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Natural gas producers, domestically and abroad, have increasingly targeted lowerquality gas resources for development. This trend continues to drive the industry to search for better, more cost-effective and environmentally acceptable methods for treating sour gas. For economic reasons, hydrogen sulfide (H2S) scavenging has emerged as the technology of choice for gas with low H2S concentrations, for example, less than 200 ppmv.

By Kevin S. Fisher, CrystaTech, Inc.; and Dennis Leppin, Raj Palla and Dr. Aqil Jamal, GTI E&P and Gas Processing Group.

Design, troubleshooting and optimization of direct-injection H2S scavenging systems pose many challenges.
GTI and others from the oil and gas industry are working together to develop engineering test data and
modeling software needed to effectively address these tasks.

Natural gas producers, domestically and abroad, have increasingly targeted lowerquality gas resources for development. This trend continues to drive the industry to search for better, more cost-effective and environmentally acceptable methods for treating sour gas. For economic reasons, hydrogen sulfide (H2S) scavenging has emerged as the technology of choice for gas with low H2S concentrations, for example, less than 200 ppmv. Operators frequently select the direct-injection method of applying H2S scavengers because of the lower capital costs and/or the severe restrictions on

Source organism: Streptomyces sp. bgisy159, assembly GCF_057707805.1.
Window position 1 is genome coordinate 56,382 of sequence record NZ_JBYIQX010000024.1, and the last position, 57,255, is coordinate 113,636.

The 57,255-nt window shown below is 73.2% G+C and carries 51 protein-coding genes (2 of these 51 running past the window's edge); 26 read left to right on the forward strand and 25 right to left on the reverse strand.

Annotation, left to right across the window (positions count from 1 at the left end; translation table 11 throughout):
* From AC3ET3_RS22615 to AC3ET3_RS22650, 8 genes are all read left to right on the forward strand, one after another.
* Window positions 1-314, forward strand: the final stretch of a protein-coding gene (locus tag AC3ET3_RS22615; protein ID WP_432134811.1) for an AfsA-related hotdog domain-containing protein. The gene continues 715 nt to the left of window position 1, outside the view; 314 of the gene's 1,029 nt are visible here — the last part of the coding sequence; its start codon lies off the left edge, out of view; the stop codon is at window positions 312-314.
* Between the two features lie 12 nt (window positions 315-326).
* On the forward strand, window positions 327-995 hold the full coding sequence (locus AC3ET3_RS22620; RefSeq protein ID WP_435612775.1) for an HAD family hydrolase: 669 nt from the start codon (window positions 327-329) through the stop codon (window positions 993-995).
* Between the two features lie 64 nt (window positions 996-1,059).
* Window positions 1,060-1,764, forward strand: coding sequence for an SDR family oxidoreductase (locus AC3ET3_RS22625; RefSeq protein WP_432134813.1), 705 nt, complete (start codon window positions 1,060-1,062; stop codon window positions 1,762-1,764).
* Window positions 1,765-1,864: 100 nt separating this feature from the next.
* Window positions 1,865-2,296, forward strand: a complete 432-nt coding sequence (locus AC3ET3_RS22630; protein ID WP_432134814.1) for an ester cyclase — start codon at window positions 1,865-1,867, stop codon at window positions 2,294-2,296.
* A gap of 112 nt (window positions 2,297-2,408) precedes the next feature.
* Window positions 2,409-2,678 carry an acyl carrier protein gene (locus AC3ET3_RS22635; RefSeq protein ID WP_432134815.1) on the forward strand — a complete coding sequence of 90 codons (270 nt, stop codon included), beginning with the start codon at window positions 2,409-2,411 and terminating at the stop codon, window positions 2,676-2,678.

space and weight encountered with offshore applications. While the directinjection
method offers these advantages over batch application of liquid or solid scavenging agents in large tower contactors, the ability to predict the performance of the direct-injection system or achieve treatment specifications without excessive chemical usage is frequently a challenge. For these reasons, Gas Technology Institute (GTI) and others in the industry have directed research during the past decade to develop an improved understanding of the fundamental mechanisms controlling the direct-injection scavenging process. The potential benefit of such an effort is substantial, considering the estimated $50 million/year spent on H2S scavenging chemicals in the United States alone.

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